Stem Cells Stem cells that have the potential to develop into any of the cell types found in an adult organism are called pluripotent. Embryonic stem cells and embryonic germ cells are pluripotent. Stem cells that only have the potential to make a few cell types in the body are called multipotent. Cells that are capable of forming a completely new embryo that can develop into a new organism are called totipotent. A fertilised egg is totipotent as it has the potential to develop into a new organism.
Therapeutic cloning for stem cell therapy Therapeutic cloning refers to cloning for the purpose of treatment. Therapeutic cloning involves the creation of an embryo through the nuclear transfer technique. The cell used in the nuclear transfer is a healthy cell from the patient, allowing the use of a perfect genetic match.
Ethical Issues The use of stem cells from early embryonic cells has caused a lot of ethical debate. It has been argued that it should be illegal as it is destroying an embryo which could potentially develop full term. There are many laws and acts which researchers are legally bound by. Researchers can only use ‘excess’ embryos. They must have written permission by each individual responsible for the embryo. Researchers must have a special license to carry out research on embryos. Embryos cannot be created for research purposes.
Genetic Screening Genetic screening involves the analysis of a DNA sample in order to determine the presence of one or more alleles associated with inherited disorders. There are many reasons why genetic screening may be carried out: an adult may be screened to determine if they carry a particular allele An embryo can be screened to see if they are affected by any inherited diseases (e.g.: Down Syndrome) Pre-natal tests may be carried out to confirm if an unborn fetus is affected by a genetic disorder. Predictive testing may also be carried out in order to identify the risk of developing a late-onset disease.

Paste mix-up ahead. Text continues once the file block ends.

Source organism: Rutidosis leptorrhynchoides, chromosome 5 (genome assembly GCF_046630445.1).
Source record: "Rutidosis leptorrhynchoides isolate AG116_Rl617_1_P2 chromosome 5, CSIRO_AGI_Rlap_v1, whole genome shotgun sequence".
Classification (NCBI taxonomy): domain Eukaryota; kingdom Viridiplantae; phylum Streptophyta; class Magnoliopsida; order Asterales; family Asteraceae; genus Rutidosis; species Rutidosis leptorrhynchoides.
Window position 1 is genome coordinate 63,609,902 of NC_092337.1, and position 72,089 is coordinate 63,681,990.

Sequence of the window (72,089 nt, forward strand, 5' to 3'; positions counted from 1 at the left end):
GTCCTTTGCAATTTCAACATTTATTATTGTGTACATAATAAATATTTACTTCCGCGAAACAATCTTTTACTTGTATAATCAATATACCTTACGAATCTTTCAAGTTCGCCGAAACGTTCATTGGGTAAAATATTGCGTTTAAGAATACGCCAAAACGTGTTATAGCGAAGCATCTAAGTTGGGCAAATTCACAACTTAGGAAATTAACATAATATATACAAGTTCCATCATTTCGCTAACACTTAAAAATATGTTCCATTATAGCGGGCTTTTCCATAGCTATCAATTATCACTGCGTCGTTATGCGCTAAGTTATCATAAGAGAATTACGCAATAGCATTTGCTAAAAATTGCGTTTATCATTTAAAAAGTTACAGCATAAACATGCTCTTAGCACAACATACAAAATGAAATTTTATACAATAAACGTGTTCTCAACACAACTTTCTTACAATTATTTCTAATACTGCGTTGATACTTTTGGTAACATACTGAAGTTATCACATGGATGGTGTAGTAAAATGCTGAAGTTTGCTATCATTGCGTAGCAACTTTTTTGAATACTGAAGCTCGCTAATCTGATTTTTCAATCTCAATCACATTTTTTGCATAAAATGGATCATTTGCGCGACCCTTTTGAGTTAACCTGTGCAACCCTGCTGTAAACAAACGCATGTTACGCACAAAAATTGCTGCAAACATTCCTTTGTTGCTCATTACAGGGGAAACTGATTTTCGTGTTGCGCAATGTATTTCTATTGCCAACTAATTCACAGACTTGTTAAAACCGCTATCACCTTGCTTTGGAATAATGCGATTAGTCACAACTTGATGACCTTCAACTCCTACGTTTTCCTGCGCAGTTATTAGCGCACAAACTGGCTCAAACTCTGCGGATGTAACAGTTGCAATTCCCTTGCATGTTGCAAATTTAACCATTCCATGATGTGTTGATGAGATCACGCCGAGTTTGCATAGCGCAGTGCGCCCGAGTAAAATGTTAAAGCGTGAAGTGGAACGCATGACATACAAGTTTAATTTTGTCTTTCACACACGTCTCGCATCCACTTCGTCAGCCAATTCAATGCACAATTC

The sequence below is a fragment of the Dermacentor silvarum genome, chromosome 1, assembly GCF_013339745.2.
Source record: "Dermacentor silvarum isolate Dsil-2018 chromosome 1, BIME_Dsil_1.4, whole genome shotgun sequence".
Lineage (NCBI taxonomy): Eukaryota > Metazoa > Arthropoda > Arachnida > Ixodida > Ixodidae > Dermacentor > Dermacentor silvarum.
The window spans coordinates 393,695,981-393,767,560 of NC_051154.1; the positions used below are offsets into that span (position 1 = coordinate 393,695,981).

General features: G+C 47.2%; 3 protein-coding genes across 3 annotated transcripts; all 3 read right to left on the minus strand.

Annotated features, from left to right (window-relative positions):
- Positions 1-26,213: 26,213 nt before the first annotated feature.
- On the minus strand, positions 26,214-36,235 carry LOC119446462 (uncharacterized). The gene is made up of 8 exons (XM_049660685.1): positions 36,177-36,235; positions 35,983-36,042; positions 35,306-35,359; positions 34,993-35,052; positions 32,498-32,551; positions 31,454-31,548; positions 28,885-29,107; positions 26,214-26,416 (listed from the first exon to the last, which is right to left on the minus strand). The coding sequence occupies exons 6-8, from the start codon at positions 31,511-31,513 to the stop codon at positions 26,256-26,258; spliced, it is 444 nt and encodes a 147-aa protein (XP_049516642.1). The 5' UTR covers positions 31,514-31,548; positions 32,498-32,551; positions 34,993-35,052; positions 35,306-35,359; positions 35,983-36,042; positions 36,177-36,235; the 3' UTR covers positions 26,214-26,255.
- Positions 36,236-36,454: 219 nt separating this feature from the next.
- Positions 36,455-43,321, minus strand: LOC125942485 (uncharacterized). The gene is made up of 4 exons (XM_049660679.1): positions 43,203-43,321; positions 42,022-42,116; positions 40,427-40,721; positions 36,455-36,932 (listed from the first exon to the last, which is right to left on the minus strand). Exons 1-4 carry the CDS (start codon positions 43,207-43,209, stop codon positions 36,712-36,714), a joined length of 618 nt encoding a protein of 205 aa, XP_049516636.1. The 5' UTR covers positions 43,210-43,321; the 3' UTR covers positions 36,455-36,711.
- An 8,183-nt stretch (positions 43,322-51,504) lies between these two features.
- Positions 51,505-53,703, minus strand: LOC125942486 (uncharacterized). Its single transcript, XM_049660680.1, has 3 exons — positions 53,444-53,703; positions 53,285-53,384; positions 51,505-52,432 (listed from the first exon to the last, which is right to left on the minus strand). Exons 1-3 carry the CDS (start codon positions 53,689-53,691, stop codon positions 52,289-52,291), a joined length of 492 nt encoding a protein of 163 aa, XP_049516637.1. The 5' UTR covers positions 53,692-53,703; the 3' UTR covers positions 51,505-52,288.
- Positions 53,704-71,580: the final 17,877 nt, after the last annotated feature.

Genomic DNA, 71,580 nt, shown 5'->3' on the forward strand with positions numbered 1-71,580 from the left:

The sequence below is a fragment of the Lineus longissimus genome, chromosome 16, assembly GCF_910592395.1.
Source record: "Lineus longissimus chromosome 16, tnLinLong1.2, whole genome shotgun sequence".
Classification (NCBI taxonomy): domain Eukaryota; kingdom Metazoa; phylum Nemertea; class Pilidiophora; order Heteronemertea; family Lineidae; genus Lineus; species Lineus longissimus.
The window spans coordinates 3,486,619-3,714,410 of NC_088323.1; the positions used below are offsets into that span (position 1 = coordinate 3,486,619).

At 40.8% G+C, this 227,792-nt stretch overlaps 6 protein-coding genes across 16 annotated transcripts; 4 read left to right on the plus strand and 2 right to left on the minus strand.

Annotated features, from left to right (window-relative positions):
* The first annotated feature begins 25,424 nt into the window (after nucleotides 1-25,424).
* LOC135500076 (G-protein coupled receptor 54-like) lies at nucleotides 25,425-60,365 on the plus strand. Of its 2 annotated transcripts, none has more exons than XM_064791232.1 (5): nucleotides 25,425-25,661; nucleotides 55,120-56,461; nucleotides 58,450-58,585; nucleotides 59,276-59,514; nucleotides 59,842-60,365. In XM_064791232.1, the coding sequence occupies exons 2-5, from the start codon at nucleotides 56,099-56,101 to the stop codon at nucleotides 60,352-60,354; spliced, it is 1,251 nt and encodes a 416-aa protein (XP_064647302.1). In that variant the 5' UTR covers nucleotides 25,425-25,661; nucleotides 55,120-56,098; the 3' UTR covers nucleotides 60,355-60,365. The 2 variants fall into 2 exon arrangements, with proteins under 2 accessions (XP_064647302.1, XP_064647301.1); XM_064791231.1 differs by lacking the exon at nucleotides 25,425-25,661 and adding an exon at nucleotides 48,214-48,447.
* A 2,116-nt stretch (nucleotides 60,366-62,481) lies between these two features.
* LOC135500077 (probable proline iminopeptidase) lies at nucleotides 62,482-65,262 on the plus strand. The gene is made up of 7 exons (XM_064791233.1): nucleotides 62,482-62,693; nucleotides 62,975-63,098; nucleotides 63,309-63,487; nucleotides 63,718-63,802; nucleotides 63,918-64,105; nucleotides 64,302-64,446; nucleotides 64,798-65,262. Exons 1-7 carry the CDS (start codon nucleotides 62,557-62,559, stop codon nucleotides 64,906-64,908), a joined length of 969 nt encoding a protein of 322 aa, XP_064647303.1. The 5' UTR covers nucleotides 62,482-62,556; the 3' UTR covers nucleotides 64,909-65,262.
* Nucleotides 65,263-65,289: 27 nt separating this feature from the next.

Human Reproduction There are many ways in which human reproduction can be altered.
Overcoming Infertility There are many different ways in which infertility can be overcome, in order to allow couples to conceive. Some examples are: Donor insemination IVF Donation of eggs Surrogacy Gamete intrafallopian transfer Intracytoplasmic sperm injection
Donor Insemination This involves the fertilisation of the woman by donor sperm. This is used widely by infertile couples where the problem lies with male being unable to produce viable sperm. It is also widely used by lesbian couples wanting to conceive.
IVF – In-Vitro Fertilisation IVF is used by couples who produce normal viable gametes, but are unable to conceive for other reasons, such as damaged fallopian tubes. In IVF, eggs are collected from the female, and sperm is collected from the male, and these gametes are fertilised external to the females body. One, or several of the successful embryos are the implanted into the female. Any excess embryos may be stored in liquid nitrogen for future use.
Donation of Eggs Some females have difficulties producing eggs. In this case, an infertile woman may use eggs from another female. The sperm to fertilise the egg is collected from the woman’s partner.
Surrogacy Surrogacy is the process where one female carries the child of another female, who for some reason or another cannot carry her own baby. This procedure is also used by gay dads wanting to conceive. One of the major issues surrounding surrogacy is the fact that the woman acting as the incubator can become attached to the child they’ve been carrying for 9 months.
Gamete Intrafallopian Transfer This is used by couples who can both produce viable gametes, but for some reason these gametes are physically prevented from meeting. In this technique, the gametes are collected from both individuals and then introduced into the fallopian tube of the female. The gametes then have a chance to fertilise.
Intracytoplasmic Sperm Injection This is a technique used when the male cannot produce a high enough sperm count to achieve normal conception. An embryologist chooses a single sperm which is more motile and this is then injected into the egg cell. This is then implanted into the female through the IVF procedure.